I’m a permanent resident convicted of a serious crime. What will happen?
Question & AnswerI’m a permanent resident convicted of a serious crime. What will happen?
Ask CBSA not to write a report
When Canada Border Services Agency (CBSA) finds out that you’ve been convicted, they send you a letter. The letter says that they must decide whether they’ll write a report that says you’re .
If CBSA writes the report, this leads to an at the Immigration Division of the (IRB). They can order that you be .
Letter from CBSA
The letter from CBSA will:
- explain why CBSA believes you’re inadmissible because of immigration rules,
- state which criminal conviction they say makes you inadmissible, and
- ask you to give reasons why you should not lose your status.
If you get a letter like this, get legal help right away.
The letter may ask you to come to an interview or send your reasons to CBSA in writing. If you get an interview, you don’t have the right to bring a lawyer. But CBSA will usually let you do this.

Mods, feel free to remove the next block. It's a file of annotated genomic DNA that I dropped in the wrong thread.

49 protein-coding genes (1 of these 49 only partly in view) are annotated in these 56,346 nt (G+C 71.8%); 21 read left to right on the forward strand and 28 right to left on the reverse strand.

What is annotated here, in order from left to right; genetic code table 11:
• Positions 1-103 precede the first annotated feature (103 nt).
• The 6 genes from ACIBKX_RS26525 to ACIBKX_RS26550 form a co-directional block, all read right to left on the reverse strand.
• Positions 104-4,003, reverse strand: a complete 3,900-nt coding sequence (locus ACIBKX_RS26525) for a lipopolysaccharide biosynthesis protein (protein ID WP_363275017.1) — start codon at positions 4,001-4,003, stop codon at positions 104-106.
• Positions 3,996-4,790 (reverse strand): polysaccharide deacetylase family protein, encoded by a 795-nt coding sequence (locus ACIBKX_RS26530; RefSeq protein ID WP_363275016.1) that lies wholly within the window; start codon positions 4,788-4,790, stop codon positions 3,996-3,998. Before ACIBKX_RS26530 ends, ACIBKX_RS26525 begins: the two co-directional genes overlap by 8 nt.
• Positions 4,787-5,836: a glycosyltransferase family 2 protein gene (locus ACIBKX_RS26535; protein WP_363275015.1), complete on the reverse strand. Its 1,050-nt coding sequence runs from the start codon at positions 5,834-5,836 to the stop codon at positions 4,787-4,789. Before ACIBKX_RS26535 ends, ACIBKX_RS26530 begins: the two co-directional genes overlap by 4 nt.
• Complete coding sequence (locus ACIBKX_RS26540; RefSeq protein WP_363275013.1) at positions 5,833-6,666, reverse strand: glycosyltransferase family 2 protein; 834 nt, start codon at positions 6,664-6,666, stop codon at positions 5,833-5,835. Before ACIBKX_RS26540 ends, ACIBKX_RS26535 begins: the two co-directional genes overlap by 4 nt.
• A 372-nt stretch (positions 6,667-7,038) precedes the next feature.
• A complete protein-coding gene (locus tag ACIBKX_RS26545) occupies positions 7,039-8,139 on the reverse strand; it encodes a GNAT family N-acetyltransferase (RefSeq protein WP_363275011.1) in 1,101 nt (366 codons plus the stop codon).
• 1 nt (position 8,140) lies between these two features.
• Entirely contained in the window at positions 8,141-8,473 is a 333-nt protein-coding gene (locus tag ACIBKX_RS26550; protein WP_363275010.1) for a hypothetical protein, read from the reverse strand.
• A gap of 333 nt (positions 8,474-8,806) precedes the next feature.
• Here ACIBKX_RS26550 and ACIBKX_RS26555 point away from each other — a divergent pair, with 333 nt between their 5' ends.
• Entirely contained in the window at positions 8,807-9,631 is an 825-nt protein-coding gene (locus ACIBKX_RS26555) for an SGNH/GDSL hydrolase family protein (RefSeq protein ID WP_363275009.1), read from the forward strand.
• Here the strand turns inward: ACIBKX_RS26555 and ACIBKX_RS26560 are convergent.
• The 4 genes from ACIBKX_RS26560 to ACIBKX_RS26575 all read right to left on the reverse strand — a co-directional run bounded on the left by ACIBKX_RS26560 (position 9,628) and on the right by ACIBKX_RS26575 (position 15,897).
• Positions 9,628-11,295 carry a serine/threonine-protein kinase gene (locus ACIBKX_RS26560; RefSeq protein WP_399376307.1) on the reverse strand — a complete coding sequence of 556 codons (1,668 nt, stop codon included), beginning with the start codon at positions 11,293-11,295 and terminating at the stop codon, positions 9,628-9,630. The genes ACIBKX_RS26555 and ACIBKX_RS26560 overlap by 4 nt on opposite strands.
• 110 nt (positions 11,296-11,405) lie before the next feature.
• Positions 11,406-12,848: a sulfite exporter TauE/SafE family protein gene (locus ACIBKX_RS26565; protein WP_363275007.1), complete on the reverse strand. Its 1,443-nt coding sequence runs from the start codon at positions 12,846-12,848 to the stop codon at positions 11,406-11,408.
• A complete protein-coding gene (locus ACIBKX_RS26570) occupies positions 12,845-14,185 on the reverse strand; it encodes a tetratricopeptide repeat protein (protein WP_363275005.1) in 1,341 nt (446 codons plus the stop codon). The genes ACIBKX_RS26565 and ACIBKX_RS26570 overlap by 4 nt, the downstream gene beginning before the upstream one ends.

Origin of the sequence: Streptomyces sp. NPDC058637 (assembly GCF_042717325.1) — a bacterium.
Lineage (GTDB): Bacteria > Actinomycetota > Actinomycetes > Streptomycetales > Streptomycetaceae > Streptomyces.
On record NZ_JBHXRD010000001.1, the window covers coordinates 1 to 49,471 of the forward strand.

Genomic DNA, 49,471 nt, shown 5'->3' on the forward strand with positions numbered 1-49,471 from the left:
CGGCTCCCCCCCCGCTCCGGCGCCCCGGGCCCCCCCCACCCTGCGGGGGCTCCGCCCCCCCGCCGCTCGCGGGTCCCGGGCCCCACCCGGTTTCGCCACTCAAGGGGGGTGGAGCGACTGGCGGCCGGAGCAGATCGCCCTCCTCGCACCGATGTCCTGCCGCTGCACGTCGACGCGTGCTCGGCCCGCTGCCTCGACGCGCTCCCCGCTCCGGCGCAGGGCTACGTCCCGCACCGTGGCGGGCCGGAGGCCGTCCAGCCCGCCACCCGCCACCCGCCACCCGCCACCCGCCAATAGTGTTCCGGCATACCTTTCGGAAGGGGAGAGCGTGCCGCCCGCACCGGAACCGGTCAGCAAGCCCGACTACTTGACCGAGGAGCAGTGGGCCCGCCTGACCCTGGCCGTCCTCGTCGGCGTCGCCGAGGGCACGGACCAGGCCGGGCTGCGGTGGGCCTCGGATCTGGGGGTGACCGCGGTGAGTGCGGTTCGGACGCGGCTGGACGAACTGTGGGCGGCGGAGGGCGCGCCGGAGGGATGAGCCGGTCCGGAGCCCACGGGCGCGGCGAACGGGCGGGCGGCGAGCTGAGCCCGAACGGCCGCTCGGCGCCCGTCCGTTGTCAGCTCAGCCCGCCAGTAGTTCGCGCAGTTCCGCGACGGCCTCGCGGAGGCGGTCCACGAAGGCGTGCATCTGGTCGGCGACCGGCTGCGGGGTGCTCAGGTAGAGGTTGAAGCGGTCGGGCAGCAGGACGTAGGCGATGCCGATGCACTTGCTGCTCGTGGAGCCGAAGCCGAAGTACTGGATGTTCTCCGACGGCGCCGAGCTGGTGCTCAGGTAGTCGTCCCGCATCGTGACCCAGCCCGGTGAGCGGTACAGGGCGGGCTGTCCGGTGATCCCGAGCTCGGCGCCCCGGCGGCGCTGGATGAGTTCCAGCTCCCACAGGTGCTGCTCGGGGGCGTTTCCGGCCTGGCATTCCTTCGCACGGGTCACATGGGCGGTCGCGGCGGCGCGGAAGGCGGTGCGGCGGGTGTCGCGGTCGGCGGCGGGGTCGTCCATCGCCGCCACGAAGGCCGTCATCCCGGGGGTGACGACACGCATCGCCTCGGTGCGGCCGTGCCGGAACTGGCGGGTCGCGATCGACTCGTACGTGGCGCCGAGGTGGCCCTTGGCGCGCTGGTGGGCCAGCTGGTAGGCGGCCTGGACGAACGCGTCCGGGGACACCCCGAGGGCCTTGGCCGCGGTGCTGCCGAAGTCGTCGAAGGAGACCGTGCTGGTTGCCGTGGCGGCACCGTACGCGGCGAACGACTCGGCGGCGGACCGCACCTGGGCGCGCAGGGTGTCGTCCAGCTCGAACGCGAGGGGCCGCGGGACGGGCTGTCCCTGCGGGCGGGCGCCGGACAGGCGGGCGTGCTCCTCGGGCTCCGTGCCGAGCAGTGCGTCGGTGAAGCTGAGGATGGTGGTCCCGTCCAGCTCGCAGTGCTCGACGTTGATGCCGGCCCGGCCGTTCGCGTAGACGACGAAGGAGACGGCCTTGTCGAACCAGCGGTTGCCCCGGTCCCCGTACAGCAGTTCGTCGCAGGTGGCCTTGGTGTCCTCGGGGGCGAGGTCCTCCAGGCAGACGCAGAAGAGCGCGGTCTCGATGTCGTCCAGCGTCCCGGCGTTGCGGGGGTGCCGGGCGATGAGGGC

Reasons CBSA considers
When CBSA decides whether to write a report, they have to consider reasons why you should not lose your permanent resident status. For example, they look at:
- how long you’ve been in Canada and how old you were when you came here
- what family members you have in Canada and how they’d be affected if you were forced to leave
- what family members you have in your home country and your relationship with them
- how settled you are in Canada, for example, jobs you’ve had, your language skills, and ways you’re involved in the community, such as being a volunteer or belonging to groups or organizations
They also consider the seriousness of the crime you were convicted of and your criminal record.
Whether you get an interview or send CBSA a letter, make sure you say how these factors apply to you.
Getting CBSA’s decision
CBSA usually decides that a permanent resident convicted of a should have an admissibility hearing.
But CBSA can decide not to write a report. If this happens, you can remain in Canada as a permanent resident.